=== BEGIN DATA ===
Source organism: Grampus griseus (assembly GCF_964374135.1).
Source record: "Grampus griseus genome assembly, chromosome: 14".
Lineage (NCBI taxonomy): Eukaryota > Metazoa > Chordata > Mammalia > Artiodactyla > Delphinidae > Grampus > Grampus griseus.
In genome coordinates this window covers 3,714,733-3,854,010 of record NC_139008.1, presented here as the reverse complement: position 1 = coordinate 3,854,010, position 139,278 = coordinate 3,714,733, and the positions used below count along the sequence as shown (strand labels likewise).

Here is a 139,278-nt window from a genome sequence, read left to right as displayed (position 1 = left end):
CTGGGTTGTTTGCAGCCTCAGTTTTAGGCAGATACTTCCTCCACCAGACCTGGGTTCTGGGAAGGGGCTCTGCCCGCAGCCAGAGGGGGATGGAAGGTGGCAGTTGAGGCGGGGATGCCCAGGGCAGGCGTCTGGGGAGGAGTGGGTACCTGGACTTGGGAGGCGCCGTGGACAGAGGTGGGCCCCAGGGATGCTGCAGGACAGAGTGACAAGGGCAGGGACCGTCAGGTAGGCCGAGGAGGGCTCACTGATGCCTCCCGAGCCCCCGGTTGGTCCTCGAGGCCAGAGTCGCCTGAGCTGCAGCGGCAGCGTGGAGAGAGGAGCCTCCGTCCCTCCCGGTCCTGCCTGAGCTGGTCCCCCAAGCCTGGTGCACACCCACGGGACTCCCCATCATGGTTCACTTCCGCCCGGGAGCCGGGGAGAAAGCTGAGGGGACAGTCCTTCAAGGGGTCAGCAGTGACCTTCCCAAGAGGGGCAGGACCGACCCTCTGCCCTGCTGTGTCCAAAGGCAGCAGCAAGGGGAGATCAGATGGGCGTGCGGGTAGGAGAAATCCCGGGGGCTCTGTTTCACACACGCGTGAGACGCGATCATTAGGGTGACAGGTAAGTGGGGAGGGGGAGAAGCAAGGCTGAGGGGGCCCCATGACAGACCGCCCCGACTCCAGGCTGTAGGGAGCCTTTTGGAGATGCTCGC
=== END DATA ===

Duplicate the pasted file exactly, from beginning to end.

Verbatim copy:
Source organism: Grampus griseus (assembly GCF_964374135.1).
Source record: "Grampus griseus genome assembly, chromosome: 14".
Lineage (NCBI taxonomy): Eukaryota > Metazoa > Chordata > Mammalia > Artiodactyla > Delphinidae > Grampus > Grampus griseus.
In genome coordinates this window covers 3,714,733-3,854,010 of record NC_139008.1, presented here as the reverse complement: position 1 = coordinate 3,854,010, position 139,278 = coordinate 3,714,733, and the positions used below count along the sequence as shown (strand labels likewise).

Here is a 139,278-nt window from a genome sequence, read left to right as displayed (position 1 = left end):
CTGGGTTGTTTGCAGCCTCAGTTTTAGGCAGATACTTCCTCCACCAGACCTGGGTTCTGGGAAGGGGCTCTGCCCGCAGCCAGAGGGGGATGGAAGGTGGCAGTTGAGGCGGGGATGCCCAGGGCAGGCGTCTGGGGAGGAGTGGGTACCTGGACTTGGGAGGCGCCGTGGACAGAGGTGGGCCCCAGGGATGCTGCAGGACAGAGTGACAAGGGCAGGGACCGTCAGGTAGGCCGAGGAGGGCTCACTGATGCCTCCCGAGCCCCCGGTTGGTCCTCGAGGCCAGAGTCGCCTGAGCTGCAGCGGCAGCGTGGAGAGAGGAGCCTCCGTCCCTCCCGGTCCTGCCTGAGCTGGTCCCCCAAGCCTGGTGCACACCCACGGGACTCCCCATCATGGTTCACTTCCGCCCGGGAGCCGGGGAGAAAGCTGAGGGGACAGTCCTTCAAGGGGTCAGCAGTGACCTTCCCAAGAGGGGCAGGACCGACCCTCTGCCCTGCTGTGTCCAAAGGCAGCAGCAAGGGGAGATCAGATGGGCGTGCGGGTAGGAGAAATCCCGGGGGCTCTGTTTCACACACGCGTGAGACGCGATCATTAGGGTGACAGGTAAGTGGGGAGGGGGAGAAGCAAGGCTGAGGGGGCCCCATGACAGACCGCCCCGACTCCAGGCTGTAGGGAGCCTTTTGGAGATGCTCGC